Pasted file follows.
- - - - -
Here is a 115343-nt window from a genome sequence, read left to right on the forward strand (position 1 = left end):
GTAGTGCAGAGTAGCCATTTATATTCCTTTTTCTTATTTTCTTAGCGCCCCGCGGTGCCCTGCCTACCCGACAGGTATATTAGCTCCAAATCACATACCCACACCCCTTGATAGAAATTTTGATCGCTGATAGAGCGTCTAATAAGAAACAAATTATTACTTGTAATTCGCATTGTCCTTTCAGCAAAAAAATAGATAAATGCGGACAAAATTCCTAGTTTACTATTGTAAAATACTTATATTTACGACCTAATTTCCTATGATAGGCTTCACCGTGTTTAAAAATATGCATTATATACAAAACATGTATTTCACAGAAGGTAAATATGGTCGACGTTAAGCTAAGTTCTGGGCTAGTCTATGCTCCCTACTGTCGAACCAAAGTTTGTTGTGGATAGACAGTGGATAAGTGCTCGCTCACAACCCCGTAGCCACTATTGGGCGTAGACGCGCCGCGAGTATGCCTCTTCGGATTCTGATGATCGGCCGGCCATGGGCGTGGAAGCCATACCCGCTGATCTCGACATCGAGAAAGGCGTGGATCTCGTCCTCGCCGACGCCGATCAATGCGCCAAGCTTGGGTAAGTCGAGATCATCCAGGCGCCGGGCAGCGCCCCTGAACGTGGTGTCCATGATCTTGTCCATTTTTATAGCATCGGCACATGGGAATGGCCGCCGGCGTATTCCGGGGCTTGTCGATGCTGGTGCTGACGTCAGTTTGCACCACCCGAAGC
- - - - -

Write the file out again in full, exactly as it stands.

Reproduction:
Here is a 115343-nt window from a genome sequence, read left to right on the forward strand (position 1 = left end):
GTAGTGCAGAGTAGCCATTTATATTCCTTTTTCTTATTTTCTTAGCGCCCCGCGGTGCCCTGCCTACCCGACAGGTATATTAGCTCCAAATCACATACCCACACCCCTTGATAGAAATTTTGATCGCTGATAGAGCGTCTAATAAGAAACAAATTATTACTTGTAATTCGCATTGTCCTTTCAGCAAAAAAATAGATAAATGCGGACAAAATTCCTAGTTTACTATTGTAAAATACTTATATTTACGACCTAATTTCCTATGATAGGCTTCACCGTGTTTAAAAATATGCATTATATACAAAACATGTATTTCACAGAAGGTAAATATGGTCGACGTTAAGCTAAGTTCTGGGCTAGTCTATGCTCCCTACTGTCGAACCAAAGTTTGTTGTGGATAGACAGTGGATAAGTGCTCGCTCACAACCCCGTAGCCACTATTGGGCGTAGACGCGCCGCGAGTATGCCTCTTCGGATTCTGATGATCGGCCGGCCATGGGCGTGGAAGCCATACCCGCTGATCTCGACATCGAGAAAGGCGTGGATCTCGTCCTCGCCGACGCCGATCAATGCGCCAAGCTTGGGTAAGTCGAGATCATCCAGGCGCCGGGCAGCGCCCCTGAACGTGGTGTCCATGATCTTGTCCATTTTTATAGCATCGGCACATGGGAATGGCCGCCGGCGTATTCCGGGGCTTGTCGATGCTGGTGCTGACGTCAGTTTGCACCACCCGAAGC